Leadership and Team Building

Alter: How do you establish a good team?

Dallal: You have to get to know the right people, ask the right questions, and foster a team culture of work ethics, morals, and integrity. I looked at the competition and who did what well, and decided from that where to go to get the right people with the skill sets and attitude I needed. You don’t always make the right decision, because after all you are dealing with human beings. Someone may look great on paper, but their motivation may not be there. It is the combination of the two that is key. I would rather have someone with fewer qualifications but showing the right motivation, attitude, and desire to be a part of something and grow with the company.

Alter: How often should you evaluate your business?

Dallal: It is always imperative to be in the loop with the people who are leaders in your industry. At the very minimum, you need to reevaluate quarterly, keep a close eye on the key components that create your business, and consult with trusted professionals. Don’t be closed-minded and stay in your own bubble. Life can hit you in the face, so you can’t stay dormant and think, “Oh, that’s too bad. I’m sure life will go back to the way it was originally,” because it won’t. You have to evaluate and keep moving, quickly and smartly. Every industry changes sooner or later. There’s a lot of money to be made, but those business owners who are flexible and methodical are the ones whose companies survive and thrive.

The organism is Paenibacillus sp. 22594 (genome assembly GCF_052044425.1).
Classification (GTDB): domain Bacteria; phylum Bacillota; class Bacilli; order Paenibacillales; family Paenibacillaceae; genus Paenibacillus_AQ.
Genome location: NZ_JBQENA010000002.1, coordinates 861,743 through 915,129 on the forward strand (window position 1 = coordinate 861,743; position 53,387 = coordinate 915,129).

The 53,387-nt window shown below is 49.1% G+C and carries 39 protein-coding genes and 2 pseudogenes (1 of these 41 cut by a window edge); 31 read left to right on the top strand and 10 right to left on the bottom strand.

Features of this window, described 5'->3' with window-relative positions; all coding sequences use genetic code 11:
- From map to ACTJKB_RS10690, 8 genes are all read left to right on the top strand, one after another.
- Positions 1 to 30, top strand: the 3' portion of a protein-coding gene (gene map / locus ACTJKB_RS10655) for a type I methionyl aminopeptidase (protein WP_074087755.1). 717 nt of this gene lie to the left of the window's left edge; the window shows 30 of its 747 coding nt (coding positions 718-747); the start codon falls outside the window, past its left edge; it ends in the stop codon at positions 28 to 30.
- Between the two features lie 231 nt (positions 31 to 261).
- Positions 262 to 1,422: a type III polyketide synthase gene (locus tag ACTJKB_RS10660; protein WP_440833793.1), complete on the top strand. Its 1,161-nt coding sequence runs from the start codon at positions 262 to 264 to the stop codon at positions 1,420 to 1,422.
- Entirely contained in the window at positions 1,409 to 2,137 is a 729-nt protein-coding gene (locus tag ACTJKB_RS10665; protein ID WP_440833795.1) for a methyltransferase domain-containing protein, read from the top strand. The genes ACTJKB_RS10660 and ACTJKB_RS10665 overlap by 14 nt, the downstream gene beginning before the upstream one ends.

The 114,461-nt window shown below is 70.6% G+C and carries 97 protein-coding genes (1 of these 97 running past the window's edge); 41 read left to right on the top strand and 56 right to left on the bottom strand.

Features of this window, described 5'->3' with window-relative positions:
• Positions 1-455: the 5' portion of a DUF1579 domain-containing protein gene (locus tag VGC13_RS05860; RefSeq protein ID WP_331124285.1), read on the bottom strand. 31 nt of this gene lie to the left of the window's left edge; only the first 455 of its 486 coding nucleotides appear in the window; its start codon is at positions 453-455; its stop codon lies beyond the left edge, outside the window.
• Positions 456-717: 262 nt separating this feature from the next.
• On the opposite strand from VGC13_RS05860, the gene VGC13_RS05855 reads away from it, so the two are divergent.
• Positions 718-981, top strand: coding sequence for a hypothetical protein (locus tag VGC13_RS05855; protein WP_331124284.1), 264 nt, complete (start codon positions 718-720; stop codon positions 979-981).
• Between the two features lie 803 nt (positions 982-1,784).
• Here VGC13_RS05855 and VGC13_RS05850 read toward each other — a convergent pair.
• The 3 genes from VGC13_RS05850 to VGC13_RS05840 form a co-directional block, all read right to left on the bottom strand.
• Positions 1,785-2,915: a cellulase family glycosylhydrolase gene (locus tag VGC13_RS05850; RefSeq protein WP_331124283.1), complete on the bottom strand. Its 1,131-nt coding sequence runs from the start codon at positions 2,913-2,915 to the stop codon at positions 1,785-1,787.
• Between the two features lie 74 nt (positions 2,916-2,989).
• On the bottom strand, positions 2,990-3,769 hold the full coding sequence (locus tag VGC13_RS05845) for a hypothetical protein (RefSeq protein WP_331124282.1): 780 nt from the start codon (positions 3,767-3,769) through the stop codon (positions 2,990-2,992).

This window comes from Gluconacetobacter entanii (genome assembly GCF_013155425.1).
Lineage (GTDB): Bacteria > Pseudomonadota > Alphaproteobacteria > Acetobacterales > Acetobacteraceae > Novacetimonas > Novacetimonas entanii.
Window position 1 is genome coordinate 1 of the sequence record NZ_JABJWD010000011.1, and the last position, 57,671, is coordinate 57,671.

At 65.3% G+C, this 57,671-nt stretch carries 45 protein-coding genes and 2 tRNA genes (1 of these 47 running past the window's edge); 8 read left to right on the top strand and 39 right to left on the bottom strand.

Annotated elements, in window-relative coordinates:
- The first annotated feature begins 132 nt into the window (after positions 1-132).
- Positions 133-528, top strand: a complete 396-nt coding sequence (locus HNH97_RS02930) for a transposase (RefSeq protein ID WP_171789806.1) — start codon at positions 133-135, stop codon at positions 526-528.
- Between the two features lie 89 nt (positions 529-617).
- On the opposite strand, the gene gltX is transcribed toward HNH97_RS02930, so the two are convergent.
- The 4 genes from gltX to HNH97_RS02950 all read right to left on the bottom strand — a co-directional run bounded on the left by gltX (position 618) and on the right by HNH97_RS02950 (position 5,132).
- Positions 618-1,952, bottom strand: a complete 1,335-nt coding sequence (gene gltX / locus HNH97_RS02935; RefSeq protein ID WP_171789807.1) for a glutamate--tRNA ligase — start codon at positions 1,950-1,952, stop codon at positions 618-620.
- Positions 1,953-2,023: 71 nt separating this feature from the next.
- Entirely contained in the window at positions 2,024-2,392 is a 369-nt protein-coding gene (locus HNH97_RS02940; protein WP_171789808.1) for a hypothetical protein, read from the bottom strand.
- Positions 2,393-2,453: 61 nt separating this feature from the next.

Alter: What advice would you give a dental laboratory owner to succeed?

Dallal: My advice to any business owner is to always lead by example. Be there, show people your determination and what this business means to you, and show them your passion. If you love what you do, that positive energy will shine, and everyone will notice and respond to that with their own commitment and appreciation. If you are only in it for the money, consider it a short-term venture, or are not completely committed to it, that attitude will spread like wildfire in your business, and your employees won’t have a vested interest to see your company grow and succeed.

If you have the love and the passion for what you are doing, you will figure out a way to make it profitable. Use your mind and don’t make it emotional. Know what you are getting into and when to get into it. Try to be unconventional and recognize an opportunity before the rest of your competitors do, which will give you the edge necessary to succeed. There’s always a way to have a competitive advantage that will set you apart from the pack.